The big talk will be going after Dwight Howard and/or Chris Paul in the summer of 2012 (when both can be free agents) — but with this trade the Nets will have $43 million in payroll already on the books that season. And that is without an extension for Brook Lopez (probably in the $10 million a year range). So they are already near the salary cap under the current Collective Bargaining Agreement, and that cap probably will go down when they strike a new deal this summer (or this fall, or the coming winter). The Nets will have an older, not very athletic roster. Flat out, they will not be attractive to or have the money to throw at elite free agents. Not without a lot of other moves.

If this deal goes through it will look great in the power point that pitches companies on buying a suite in the new Barclay Center. But what fans will see from those suites is (as currently constructed) a pretty average team — one that is a step back (or two) from the Nuggets roster Anthony is leaving. One that will be more interesting to imagine trades for than to watch play. One that has no cap space this coming summer to make moves.

Anthony might get to go home, but you can’t always go home again.

When will LeBron James break Kareem’s all-time scoring record?

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LeBron James is trying not to think about it too much.

“The only time I’ve kind of like thought about it is when someone, you know, been posting on social and it went through my scroll, through my feed, and I’ve seen it,” LeBron said at Lakers’ media day. “And every single time I’m kind of in awe of it, like, wow.”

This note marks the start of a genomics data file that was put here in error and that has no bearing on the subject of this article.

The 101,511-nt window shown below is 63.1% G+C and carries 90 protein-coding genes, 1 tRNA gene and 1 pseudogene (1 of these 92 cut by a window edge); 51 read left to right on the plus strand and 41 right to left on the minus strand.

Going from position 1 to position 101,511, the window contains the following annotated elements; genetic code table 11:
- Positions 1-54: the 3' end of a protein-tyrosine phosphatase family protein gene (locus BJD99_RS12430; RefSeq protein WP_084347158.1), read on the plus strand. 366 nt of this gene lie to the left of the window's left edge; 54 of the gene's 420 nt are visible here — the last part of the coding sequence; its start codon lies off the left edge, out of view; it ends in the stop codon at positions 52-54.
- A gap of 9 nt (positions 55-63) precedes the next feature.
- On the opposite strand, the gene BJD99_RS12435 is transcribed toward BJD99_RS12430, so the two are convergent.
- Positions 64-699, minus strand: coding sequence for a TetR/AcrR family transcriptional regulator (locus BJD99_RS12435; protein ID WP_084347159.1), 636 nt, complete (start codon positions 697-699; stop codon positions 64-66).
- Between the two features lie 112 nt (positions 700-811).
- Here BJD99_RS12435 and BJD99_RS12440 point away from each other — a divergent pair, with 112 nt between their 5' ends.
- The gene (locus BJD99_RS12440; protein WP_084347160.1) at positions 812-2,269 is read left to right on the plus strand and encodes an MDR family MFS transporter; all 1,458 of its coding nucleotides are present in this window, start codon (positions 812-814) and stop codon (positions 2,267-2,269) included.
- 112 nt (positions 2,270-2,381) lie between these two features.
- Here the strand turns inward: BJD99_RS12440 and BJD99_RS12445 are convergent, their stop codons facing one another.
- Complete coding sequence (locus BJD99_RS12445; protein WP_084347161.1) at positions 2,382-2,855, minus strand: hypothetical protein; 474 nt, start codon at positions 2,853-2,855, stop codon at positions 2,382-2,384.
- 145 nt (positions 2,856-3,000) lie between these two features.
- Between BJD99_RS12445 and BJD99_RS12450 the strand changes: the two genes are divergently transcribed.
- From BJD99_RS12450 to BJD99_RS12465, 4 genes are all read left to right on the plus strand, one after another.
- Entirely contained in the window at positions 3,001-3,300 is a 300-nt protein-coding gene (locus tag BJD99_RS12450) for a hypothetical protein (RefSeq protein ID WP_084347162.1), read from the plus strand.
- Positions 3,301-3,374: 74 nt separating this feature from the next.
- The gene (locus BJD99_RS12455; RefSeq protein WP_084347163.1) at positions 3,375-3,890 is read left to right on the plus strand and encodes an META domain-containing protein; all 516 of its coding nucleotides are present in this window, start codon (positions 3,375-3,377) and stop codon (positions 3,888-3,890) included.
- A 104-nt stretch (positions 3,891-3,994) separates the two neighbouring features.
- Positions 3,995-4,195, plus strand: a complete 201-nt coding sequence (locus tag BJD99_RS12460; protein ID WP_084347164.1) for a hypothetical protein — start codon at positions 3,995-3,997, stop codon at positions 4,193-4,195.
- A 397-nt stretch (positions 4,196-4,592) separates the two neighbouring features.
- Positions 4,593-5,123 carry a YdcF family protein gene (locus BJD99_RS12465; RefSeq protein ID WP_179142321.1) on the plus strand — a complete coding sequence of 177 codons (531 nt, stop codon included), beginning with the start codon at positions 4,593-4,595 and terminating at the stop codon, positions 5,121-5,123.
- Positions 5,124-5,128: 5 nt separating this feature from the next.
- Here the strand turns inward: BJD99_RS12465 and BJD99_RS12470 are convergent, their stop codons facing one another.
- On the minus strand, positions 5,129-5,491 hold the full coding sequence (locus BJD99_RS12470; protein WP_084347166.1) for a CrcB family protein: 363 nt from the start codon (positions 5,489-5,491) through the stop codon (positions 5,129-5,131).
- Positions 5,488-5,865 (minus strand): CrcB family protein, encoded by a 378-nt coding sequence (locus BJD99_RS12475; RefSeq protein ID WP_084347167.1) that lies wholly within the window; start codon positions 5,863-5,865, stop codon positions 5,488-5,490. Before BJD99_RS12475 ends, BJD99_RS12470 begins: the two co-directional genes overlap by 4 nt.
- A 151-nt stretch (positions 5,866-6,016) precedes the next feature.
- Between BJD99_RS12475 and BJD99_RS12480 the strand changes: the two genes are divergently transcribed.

The wow is breaking Kareem Abdul-Jabbar’s all-time NBA scoring record.

It was a record thought almost untouchable at 38,387 points, but now LeBron sits just 1,326 points shy of breaking it — health willing, he should pass Kareem this season.

When? Well, that takes a little math and speculation.

LeBron scored 30.3 points a game last season, but the two seasons prior to that it was closer to 25 points a game. If we split the difference and land at 27.5 points per game, it would take 48-49 games. We have to assume that 37-year-old LeBron (turning 38 just before the New Year) will sit out at least a couple of those first games, pushing this back a few games.

Considering LeBron could slide back in scoring to close to 25 a game again, the smart bet is he breaks Kareem’s record in late January or early February. The Lakers have a five-game East Coast road trip that includes Boston and New York starting Jan. 28 and running through Feb. 4, and that’s about the window.

“To sit here and to know that I’m on the verge of breaking probably the most sought-after record in the NBA, something that people say will probably never be done, I think it’s just super like humbling, for myself,” LeBron said. “I think it’s super cool.

“And you know, obviously Kareem has had his differences, with some of my views and some of the things that I do. But listen, at the end of the day, to be able to be right in the same breath as a guy to wear the same [Lakers] uniform, a guy that was a staple of this franchise along with Magic and Big Game [James Worthy] over there for so many years, especially in the 80s, and a guy that does a lot off the floor as well. I think it’s just super duper dope for myself to be even in that conversation.”